In the tumultuous times surrounding the Seventh Crusade (which led to the capture of King Louis IX of France by the Egyptians), the Mamluks steadily gained power over their civilian rulers. In 1250, the widow of Ayyubid sultan as-Salih Ayyub married a Mamluk, Emir Aybak, who then became sultan. This was the beginning of the Bahri Mamluk Dynasty, which ruled Egypt until 1517.

By 1260, when the Mongols began to threaten Egypt, the Bahri Dynasty was on its third Mamluk sultan, Saif ad-Din Qutuz. Ironically, Qutuz was Turkic (probably a Turkmen), and had become a Mamluk after he was captured and sold into slavery by the Ilkhanate Mongols.

Prelude to the Show-down

Hulagu's campaign to subdue the Islamic lands began with an assault on the infamous Assassins or Hashshashin of Persia. A splinter group of the Isma'ili Shia sect, the Hashshashin were based out of a cliff-side fortress called the Alamut, or "Eagle's Nest." On December 15, 1256, the Mongols captured Alamut and destroyed the power of the Hashshashin.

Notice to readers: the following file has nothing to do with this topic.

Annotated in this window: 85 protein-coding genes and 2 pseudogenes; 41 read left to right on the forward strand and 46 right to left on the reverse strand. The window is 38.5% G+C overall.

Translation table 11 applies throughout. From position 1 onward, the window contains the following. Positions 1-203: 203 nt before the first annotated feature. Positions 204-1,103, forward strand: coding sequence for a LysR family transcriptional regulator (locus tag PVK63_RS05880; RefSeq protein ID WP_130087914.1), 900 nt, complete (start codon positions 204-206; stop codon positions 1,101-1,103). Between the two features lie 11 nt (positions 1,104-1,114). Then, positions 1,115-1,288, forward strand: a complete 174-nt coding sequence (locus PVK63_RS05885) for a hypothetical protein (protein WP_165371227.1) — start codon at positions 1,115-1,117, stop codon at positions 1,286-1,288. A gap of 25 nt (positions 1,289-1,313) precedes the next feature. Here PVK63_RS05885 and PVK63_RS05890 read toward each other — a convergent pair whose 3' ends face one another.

Next, Hulagu Khan and the Ilkhanate army launched their assault on the Islamic heartlands proper with a siege on Baghdad, lasting from January 29 to February 10, 1258. At that time, Baghdad was the capital of the Abbasid caliphate (the same dynasty that had battled the Chinese at Talas River in 751), and the center of the Muslim world. The caliph relied on his belief that the other Islamic powers would come to his aid rather than see Baghdad destroyed. Unfortunately for him, that did not happen.